The 1960s were not all wholesome fun and games in Mountain View, however. A Google employee named Jeeves, who had previously been employed as a butler at Page Snr.'s mansion, staged a hostile bid to take over control of the company which he felt was being over-run by black employees. Believing that he had heard hidden messages in The Beatles' hit record Helter Skelter, he and a group of similarly disaffected cronies occupied several offices and began firing potshots at other employees as they enjoyed their lunch in the organisation's landscaped grounds. Police were called and a siege situation developed, with Jeeves' gang remaining holed up in the buildings for nearly three weeks. Eventually, they demanded a helicopter which the authorities had no choice but to agree to, and they flew into the Mojave desert. The gang seemed to disappear and most people assumed they had succumbed to the desert's harsh conditions.
Then, in 1969, a rival data retrieval firm named Ask began distributing search request forms of their own. Although this company enjoyed some commercial success, they were never able to operate on Google's level and as such remained far less priftable. However, Ask.com was to remain an irritating thorn in Google's side for many years to come.
The Home Computer Revolution
With the 1980s came the advent of the home computer. British genius and inventor Sir Clive Sinclair began producing his ZX80 and ZX81 computers (known by some other name in the USA) during the early years of the decade and enjoyed excellent sales, with the result that by 1983 99% of British households owned computers of their own. It wasn't long before David Lightman, a remarkably gifted programmer, discovered that it was possible to hook one up to the telephone network and theoretically transmit and receive data via the phone cables . He realised that the best way to attract attention to his discovery was to announce to the world that, if they did the same with their ZX81s, they would be able to view a picture of a woman with no clothes on which he had created with the machine's phenomenal graphics capability and stored on a C90 audio tape. The Internet had been born.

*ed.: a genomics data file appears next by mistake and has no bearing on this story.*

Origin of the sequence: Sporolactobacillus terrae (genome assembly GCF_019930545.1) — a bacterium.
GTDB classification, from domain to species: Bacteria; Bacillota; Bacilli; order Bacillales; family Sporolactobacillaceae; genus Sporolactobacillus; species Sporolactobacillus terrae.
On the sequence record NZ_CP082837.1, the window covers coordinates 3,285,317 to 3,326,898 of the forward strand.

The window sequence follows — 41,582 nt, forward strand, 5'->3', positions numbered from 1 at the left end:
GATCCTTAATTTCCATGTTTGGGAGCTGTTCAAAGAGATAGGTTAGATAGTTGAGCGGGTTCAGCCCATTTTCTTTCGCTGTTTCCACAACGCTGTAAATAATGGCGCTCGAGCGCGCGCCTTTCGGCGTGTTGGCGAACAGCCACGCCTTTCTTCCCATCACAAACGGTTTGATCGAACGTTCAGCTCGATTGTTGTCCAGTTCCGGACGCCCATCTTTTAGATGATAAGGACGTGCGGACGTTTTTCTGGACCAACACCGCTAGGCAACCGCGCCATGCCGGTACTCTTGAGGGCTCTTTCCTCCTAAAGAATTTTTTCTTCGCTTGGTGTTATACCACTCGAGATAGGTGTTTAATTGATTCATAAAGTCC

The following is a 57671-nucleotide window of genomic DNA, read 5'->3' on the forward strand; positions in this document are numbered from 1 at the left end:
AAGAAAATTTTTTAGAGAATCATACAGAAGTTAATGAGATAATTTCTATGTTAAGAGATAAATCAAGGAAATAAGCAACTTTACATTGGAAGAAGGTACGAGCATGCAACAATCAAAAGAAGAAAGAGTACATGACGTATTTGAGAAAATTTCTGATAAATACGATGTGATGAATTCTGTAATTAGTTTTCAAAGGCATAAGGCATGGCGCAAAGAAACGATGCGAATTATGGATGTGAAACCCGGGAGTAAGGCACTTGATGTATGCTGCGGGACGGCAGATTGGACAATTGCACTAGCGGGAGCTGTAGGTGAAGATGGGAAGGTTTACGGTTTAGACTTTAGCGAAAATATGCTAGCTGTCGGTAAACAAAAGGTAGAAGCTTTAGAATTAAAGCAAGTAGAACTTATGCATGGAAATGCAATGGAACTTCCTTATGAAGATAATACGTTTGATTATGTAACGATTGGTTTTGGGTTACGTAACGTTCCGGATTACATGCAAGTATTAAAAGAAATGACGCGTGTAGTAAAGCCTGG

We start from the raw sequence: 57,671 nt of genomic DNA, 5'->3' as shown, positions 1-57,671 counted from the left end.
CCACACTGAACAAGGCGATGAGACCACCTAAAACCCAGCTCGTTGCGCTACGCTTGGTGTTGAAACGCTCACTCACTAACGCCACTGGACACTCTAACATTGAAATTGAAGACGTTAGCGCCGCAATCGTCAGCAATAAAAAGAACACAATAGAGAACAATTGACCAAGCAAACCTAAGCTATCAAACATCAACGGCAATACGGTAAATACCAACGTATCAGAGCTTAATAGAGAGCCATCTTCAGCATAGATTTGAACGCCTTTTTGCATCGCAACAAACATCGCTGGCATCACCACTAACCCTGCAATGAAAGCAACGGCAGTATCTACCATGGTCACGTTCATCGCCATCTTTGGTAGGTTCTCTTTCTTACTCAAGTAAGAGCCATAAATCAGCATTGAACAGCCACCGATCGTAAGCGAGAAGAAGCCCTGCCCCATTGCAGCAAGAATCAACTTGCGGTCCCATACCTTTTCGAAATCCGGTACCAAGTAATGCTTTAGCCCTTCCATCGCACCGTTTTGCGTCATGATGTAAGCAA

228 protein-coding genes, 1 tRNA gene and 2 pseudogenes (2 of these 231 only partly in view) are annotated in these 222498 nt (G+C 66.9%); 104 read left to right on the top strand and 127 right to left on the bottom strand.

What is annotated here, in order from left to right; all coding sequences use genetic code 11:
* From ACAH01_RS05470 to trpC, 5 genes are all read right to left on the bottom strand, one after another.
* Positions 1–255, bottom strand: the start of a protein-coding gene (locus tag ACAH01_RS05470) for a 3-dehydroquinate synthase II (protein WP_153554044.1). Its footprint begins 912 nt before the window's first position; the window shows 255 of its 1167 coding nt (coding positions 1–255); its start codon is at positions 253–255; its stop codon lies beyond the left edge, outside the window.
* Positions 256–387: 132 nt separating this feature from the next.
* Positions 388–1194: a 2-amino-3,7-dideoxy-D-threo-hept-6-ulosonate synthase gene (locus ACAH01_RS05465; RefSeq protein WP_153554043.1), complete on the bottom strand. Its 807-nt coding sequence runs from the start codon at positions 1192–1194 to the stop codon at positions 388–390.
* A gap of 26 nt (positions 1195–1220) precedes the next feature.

Google soon realised that they were ideally placed to be able to take advantage of the new popularity of computers in the home and rapidly set about recruiting new employees with the ability to create BASIC software which would allow ZX81 owners to access the company's vast data stores. However, the logistics of the project were daunting - Google's library now numbered some 200 million books, with volumes of every conceivable subject, which would have to be digitised and stored on cassettes with 3.81mm magnetic tape which were, at the time, the most practical form of mass information storage. Originally, the plan was to use the new C120 tapes which had been designed to store one hour of music on either side, but due to their 9 µm tape thickness, which tended to result in tape stretching or breakage, this was abandoned in favour of the more reliable C90 cassette which allowed for storage of around 660 kilobytes of data either side.